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Old October 14, 2017   #1
pmcgrady
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Default Red wine vinegar

Got about 25 bottles of red wine (mostly Cabernet and Merlot) that is reaching the end of its shelf life a lot of them are from 2000. So I decided to try my hand making red wine vinegar. Read up on it a little and came up with a recipe that calls for 1 part raw unfiltered vinegar (with the mother) to 2 parts red wine. Let it sit for up to a month until the mother forms on top. Drain or syphon off leaving mother and enough wine to start another batch, kinda like making sourdough bread. Anyone here make red wine vinegar before?




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Old October 14, 2017   #2
Worth1
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No but I might start considering the price of the stuff.
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Old October 14, 2017   #3
pmcgrady
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Quote:
Originally Posted by Worth1 View Post
No but I might start considering the price of the stuff.
Worth
Supposedly home made tastes a lot better than store bought. Yes they are pretty proud of the stuff when you go to buy it at the store.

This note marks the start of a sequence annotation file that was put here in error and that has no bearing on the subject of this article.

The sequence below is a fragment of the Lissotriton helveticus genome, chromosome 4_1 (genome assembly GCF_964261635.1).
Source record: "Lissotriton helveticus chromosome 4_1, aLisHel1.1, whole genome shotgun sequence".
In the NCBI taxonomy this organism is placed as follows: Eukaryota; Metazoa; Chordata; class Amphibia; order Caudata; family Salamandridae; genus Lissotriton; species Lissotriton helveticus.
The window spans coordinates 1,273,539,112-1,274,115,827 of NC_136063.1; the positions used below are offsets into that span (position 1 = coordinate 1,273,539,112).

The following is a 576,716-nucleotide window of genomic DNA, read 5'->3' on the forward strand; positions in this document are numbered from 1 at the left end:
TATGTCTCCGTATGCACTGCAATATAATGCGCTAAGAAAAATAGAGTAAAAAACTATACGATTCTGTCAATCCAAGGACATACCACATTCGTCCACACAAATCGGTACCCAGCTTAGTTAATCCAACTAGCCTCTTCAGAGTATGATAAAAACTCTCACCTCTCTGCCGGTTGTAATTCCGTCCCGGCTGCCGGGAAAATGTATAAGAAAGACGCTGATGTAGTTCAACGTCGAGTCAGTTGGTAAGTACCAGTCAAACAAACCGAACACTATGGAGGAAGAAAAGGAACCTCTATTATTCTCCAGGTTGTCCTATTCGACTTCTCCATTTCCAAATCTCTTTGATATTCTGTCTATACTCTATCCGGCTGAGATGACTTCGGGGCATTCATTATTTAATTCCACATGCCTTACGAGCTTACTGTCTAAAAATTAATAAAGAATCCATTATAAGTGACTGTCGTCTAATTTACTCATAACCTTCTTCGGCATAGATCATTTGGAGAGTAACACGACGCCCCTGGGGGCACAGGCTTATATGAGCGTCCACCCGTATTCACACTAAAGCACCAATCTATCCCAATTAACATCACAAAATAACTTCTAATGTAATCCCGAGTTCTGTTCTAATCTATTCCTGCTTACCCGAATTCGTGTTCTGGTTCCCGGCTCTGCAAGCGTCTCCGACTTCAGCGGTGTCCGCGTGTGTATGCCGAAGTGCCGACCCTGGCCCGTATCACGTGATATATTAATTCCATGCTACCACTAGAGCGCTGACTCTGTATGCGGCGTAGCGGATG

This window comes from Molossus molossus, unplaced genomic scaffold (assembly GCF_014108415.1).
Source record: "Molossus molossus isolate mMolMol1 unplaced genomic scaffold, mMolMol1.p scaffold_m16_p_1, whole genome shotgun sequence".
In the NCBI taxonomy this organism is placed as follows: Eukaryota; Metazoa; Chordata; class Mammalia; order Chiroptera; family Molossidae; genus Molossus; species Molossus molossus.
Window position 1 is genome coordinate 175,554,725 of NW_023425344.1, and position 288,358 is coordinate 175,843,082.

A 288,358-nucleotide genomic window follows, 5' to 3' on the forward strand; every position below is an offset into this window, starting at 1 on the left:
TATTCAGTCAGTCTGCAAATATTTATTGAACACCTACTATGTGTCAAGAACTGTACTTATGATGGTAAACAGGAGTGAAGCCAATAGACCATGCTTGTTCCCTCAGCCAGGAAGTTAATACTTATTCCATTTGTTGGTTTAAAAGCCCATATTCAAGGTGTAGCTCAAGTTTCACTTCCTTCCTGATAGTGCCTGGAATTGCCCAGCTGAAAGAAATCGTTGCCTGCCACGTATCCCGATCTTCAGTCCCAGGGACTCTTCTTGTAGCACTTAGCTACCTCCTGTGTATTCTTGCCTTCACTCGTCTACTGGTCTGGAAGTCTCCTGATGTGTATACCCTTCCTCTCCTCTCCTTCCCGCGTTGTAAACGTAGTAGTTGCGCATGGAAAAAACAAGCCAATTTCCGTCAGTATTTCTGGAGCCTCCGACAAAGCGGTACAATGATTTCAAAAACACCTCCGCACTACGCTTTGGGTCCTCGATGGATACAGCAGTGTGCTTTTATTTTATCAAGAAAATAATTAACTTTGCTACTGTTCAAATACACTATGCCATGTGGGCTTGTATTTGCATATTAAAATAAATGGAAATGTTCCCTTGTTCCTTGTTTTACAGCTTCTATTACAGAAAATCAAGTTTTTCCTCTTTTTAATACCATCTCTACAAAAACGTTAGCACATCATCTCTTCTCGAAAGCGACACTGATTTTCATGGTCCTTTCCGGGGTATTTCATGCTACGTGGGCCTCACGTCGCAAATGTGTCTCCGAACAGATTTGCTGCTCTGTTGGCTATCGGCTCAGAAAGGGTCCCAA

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Old October 14, 2017   #4
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I think I'm going to store it in sterilized pint jars when it's done.
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Old October 14, 2017   #5
Worth1
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Back to the wine part a (fine wine) can be stored for decades in a wine cellar kept at around 50 to 55 degrees and somewhat humid.
With your common cheaper shelf wines it isn't going to happen.

I personally wouldn't know a fine wine from a self wine if it fell out of the sky and hit me in the head.
I highly doubt I have ever had a >>>>fine wine<<<< in my life.
My wine consumption began with homemade wine when I was a child.

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Old October 14, 2017   #6
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I've had port wines that were over 40 years old and it was quite good. With some 15 year old aged cheddar it would have been better!
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Old October 14, 2017   #7
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Yes, it is the best. I still have 5-6 quarts from the 5 gallons I